Professor Laurel Terry gives prestigious Gertler Family Lecture
February 20, 2013
Professor Laurel Terry, the Harvey A. Feldman Distinguished Faculty Scholar and Professor of Law at Penn State Law, was selected to give the fifth Gertler Family Lectureship in Law Honoring the Robert McKercher Family at the University of Saskatchewan College of Law. She spoke on January 15 about global trends in lawyer regulation and the applicability of those trends to the practice of law in Canada. (Watch video.)
“Globalization and technology changes have led to new questions in the field of lawyer regulation. Regulators around the world are having to rethink the ‘who-what-when-where-why-and-how’ of lawyer regulation” said Professor Terry, whose work most recently has focused on global trends in lawyer regulation, regulatory objectives for the legal profession, and the need to create a global umbrella organization for lawyer regulators. Her prior work focused on structural reforms in Australia and the UK, legal outsourcing, and the application of the World Trade Organization’s GATS agreement to legal services. “The dramatic changes found in the 2007 UK Legal Services Act have led lawyers, regulators, and stakeholders around the world to ask what the global impact of those changes will be and whether they should follow the UK’s lead. Canada has been one of the global leaders in considering these issues, along with other issues raised by technology and globalization changes.”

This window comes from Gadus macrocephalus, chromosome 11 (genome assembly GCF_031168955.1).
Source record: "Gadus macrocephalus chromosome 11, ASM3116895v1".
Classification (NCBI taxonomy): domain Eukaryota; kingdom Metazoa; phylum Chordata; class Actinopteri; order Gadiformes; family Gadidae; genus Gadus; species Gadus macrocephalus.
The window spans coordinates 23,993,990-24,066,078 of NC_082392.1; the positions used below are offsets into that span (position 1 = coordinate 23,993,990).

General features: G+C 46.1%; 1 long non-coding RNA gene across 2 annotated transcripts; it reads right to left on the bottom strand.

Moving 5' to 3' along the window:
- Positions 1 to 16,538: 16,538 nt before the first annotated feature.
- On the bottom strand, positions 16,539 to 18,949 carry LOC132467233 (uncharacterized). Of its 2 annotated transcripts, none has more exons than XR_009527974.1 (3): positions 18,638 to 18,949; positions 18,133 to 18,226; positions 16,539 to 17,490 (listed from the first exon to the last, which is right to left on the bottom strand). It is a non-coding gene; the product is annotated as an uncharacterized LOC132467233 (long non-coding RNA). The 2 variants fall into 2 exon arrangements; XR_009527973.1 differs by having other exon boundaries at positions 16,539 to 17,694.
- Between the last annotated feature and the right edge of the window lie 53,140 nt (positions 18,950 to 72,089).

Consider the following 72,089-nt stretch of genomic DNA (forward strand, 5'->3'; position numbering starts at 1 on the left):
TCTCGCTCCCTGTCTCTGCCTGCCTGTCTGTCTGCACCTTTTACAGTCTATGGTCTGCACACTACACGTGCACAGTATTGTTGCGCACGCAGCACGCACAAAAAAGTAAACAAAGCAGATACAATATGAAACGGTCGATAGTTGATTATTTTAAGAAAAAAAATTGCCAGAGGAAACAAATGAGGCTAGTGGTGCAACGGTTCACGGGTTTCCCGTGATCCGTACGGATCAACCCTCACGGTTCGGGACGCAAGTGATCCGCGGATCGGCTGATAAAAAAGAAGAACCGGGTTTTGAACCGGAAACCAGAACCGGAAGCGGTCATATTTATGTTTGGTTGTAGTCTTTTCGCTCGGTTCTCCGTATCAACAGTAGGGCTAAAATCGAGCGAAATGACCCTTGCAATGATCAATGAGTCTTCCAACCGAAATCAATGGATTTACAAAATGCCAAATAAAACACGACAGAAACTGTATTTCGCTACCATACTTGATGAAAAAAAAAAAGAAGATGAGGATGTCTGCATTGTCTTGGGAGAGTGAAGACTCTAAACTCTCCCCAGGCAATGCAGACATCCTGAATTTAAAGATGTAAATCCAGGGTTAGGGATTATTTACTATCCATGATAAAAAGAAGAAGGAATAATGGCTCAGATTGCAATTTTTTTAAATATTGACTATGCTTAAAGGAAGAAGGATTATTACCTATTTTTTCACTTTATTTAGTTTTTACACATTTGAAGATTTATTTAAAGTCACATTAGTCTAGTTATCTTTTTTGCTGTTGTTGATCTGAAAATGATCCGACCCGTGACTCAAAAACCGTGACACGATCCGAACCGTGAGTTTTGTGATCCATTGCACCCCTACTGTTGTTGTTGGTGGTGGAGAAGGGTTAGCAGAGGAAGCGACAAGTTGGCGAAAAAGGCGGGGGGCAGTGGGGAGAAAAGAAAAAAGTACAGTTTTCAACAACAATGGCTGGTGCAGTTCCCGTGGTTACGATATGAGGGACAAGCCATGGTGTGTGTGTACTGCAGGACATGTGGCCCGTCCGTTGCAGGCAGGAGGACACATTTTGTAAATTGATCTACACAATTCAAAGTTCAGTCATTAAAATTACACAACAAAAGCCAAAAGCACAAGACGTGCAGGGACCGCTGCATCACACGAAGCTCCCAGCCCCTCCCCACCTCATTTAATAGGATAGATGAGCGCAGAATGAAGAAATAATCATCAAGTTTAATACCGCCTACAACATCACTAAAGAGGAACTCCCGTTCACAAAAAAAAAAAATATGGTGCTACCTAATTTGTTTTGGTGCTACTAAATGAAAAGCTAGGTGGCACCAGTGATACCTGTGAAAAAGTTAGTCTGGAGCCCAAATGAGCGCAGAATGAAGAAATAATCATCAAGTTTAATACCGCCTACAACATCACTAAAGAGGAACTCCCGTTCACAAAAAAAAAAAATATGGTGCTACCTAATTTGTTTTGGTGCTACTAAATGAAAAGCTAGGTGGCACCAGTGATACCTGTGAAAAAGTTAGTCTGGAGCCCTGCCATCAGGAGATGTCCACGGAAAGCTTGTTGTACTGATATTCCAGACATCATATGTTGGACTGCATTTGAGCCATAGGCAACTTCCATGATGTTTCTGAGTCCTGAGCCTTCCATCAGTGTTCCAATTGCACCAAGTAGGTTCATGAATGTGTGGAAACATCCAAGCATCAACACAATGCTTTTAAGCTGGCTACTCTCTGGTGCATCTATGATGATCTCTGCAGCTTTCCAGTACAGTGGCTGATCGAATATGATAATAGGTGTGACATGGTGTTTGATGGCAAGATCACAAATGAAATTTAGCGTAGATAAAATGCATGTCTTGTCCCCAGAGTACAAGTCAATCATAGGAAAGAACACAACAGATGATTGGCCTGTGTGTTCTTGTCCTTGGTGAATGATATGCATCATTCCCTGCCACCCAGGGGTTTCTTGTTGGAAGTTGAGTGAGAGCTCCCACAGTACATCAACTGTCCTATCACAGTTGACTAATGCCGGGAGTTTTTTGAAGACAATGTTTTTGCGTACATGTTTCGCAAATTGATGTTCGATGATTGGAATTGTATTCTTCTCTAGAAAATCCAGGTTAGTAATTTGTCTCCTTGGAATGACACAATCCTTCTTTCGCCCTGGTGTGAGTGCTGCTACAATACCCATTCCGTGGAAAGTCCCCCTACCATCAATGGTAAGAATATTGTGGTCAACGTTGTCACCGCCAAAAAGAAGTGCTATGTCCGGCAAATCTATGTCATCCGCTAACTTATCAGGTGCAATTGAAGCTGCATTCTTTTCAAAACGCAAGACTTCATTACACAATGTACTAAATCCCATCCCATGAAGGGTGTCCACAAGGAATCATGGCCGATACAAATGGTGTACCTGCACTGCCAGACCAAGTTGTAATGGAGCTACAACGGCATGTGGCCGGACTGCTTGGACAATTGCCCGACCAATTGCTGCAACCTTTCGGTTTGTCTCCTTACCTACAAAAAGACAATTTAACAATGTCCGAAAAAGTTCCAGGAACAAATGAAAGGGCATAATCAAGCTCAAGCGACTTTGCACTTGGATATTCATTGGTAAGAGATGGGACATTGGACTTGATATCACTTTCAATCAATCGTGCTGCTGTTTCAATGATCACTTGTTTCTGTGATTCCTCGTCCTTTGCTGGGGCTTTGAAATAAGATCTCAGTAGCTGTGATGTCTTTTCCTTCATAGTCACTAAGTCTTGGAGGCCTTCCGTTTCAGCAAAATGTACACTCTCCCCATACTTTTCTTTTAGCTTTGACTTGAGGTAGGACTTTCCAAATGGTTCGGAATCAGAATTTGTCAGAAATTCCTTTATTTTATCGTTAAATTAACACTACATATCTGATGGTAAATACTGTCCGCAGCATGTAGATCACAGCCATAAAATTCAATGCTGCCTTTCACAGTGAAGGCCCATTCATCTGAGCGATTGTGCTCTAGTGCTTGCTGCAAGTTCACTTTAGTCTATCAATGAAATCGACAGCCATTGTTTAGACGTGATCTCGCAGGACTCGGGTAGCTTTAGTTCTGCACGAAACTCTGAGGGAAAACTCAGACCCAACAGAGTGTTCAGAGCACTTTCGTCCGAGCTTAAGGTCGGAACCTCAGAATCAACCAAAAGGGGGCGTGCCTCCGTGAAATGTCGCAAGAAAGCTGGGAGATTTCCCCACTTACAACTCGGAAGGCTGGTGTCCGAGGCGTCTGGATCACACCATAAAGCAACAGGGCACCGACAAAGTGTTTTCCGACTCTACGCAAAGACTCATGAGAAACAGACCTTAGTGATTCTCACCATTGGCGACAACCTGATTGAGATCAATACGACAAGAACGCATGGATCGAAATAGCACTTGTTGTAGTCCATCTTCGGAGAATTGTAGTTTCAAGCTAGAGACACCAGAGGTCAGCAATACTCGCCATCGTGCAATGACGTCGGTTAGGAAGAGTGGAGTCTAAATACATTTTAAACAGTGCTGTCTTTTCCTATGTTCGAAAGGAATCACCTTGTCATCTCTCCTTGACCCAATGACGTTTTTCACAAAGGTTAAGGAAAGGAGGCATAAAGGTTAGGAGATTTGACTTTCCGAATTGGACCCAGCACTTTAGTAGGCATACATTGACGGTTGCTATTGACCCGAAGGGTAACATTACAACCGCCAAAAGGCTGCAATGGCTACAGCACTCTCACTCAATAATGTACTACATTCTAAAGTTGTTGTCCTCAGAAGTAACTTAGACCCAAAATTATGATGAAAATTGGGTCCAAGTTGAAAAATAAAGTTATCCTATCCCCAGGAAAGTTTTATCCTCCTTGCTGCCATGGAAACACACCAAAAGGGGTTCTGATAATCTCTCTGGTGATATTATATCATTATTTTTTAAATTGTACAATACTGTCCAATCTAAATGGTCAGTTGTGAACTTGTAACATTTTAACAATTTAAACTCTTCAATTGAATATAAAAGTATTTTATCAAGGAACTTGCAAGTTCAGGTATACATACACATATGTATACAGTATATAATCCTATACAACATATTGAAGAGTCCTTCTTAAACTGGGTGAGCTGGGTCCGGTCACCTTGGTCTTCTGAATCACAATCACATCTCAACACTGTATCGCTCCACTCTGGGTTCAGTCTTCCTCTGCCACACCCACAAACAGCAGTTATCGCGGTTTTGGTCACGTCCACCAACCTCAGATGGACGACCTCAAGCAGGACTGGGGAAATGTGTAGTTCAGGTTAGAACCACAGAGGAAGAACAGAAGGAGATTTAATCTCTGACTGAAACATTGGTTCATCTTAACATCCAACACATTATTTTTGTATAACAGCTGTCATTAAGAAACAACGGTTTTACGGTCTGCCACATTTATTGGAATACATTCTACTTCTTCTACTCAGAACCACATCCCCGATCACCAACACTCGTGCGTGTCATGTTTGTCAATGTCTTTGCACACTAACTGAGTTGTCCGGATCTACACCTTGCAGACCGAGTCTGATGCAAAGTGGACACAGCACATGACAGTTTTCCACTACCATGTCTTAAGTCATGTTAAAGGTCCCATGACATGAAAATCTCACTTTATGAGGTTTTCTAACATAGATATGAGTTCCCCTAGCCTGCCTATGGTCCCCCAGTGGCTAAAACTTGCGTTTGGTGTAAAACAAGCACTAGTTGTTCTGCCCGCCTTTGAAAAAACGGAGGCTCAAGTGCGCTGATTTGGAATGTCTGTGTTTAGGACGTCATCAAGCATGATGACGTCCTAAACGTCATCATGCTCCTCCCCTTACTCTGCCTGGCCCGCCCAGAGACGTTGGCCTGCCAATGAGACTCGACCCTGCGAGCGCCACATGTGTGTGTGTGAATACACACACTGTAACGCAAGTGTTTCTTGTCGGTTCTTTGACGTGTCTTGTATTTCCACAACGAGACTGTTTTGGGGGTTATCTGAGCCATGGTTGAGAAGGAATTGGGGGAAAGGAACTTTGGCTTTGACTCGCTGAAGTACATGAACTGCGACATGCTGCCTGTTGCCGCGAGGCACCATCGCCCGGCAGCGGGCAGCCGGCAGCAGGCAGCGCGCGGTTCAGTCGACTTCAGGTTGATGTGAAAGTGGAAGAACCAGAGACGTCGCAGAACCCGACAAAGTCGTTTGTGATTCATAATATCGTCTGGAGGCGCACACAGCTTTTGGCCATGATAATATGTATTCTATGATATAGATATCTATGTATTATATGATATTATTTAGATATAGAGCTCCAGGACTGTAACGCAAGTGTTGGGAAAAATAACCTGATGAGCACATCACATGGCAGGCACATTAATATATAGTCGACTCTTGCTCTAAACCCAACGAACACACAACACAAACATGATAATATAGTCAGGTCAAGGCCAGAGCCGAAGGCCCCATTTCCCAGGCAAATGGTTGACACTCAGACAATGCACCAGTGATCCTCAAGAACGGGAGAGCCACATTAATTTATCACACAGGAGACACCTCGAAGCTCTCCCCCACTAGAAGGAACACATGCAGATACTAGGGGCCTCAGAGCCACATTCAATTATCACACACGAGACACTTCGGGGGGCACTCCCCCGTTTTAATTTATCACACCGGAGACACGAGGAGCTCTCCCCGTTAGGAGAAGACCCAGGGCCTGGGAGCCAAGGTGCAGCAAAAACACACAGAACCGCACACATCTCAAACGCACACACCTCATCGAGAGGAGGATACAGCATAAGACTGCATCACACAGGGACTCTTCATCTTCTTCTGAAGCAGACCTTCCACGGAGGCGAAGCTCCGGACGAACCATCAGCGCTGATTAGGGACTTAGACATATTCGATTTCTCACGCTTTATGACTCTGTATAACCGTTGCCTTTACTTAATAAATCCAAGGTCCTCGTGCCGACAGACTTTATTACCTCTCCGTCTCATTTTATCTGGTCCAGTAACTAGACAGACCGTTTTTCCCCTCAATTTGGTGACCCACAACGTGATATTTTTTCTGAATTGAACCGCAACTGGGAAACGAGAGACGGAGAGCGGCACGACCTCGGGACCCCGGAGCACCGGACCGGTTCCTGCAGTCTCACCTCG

Prior honorees of the Gertler Family Lectureship in Law are:
- Former Canadian Minister of Justice Allan Rock,
- Professor David Luban from Georgetown,
- Supreme Court of Canada Justice Thomas Cromwell, and
- Canadian Assembly of First Nations National Chief Shawn Atleo.
Professor Terry’s presentation at the University of Saskatchewan builds on her participation in two major conferences held last year in New York and in London regarding globalization and the legal profession.
Terry’s article on Global and Canadian Trends in Lawyer Regulation will be published in the 2013 Future of Law Symposium issue of the University of Saskatchewan Law Review.